After ironing everything, I traced my pattern pieces adding some width here or there as noted. Every piece had to be cut top to bottom, nothing could be placed upside down to save on fabric. This proved challenging especially with the length of the dress. One piece – the side back had to have about a foot added on the bottom due to a lack of space when cutting the pattern. Thankfully, it blended in on the finished dress near the final hem line.

Measure twice, cut once.


I sewed each piece to its neighbor with a small ¼ inch seam allowance. After this, I continued to check the fit, altering the dress the same way I altered the mock up. It was at this point I realized the arm’s eye was gaping around my bust and was too tall. I didn’t know where to start altering the pattern, so I asked for help. Thankfully, a friend on Facebook had a plan that worked; seam rip the last two to three inches of the arm’s eye and see what works from there. I was advised to keep pinning it until it looked right. Thank god this worked and I was able to modify the arm holes to my liking.


Taking a break from the stress inducing work of alteration, I needed to make Sansa’s under-skirt. I took visual cues from “viking dress patterns” on Pintrest boards to inform the shape of each piece. The purple fabric I purchased at Britex worked well in combination with the over-dress. I set to work cutting four large semi-circles. Making due with the small amount of fabric I had, I pinned small pleats in the front. The back of the skirt was almost completely flat, but with the front folded this way, when the dress swayed to reveal the under-skirt, at least there would be an illusion of excess material. I machine stitched, then hand tacked the hem to where it would nearly hit the ground when I was wearing my costume boots.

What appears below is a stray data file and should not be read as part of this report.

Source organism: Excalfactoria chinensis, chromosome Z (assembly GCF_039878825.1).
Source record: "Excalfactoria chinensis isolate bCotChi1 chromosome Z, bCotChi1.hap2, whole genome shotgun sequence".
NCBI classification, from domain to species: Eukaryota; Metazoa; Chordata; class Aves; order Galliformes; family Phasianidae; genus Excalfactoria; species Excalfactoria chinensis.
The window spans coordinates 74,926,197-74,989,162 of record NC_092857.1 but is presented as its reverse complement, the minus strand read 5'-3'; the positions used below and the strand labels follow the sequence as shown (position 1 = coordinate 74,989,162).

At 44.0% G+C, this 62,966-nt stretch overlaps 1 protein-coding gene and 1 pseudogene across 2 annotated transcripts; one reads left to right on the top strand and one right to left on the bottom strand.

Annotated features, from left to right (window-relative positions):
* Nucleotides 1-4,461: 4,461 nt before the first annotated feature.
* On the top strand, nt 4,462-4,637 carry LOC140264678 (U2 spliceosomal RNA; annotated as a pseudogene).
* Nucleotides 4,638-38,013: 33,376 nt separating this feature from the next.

SIX DAYS TO COMIC-CON – Alterations & McGuyvering

At this point I had six days until the convention. The over-dress still needed its sleeves, the bust still needed alteration, piping needed to be hand sewn down the neckline to the feet and after all that the over-dress needed to be hemmed so I wouldn’t trip over it on the convention floor. Then, looking at a high definition screen-shot of the dress I saw the things I had thought this whole time were just metal clasps were actually beautiful wing-like or leaf details on a stabby looking pin and circle clasp. I had gone to such great lengths to replicate the details of the costume, I couldn’t stop at “good enough”. I hopped across the bay bridge to get to a store called Lacis that has unusual and rare findings to look for something more exact. Unfortunately, they had nothing in bronze, or gold or with wings. They did have a very helpful staff who were patient and helped me put together something that might work. I ended up with two felted end hat pins, two purse rings with holes in the top and four pretty shell leafs. This would have to do.

THREE DAYS TO COMIC-CON – Painting & Sleeves

I attached piping to the dress and painted all of the findings with gold spray paint. After about 3 coats of the stuff, I then attached the very fragile shells to the center ring with gold colored wire. To hold the dress together I would have to sew myself into the top & use safety pins for the rest. It was getting far too close to the wire to add any more sewing.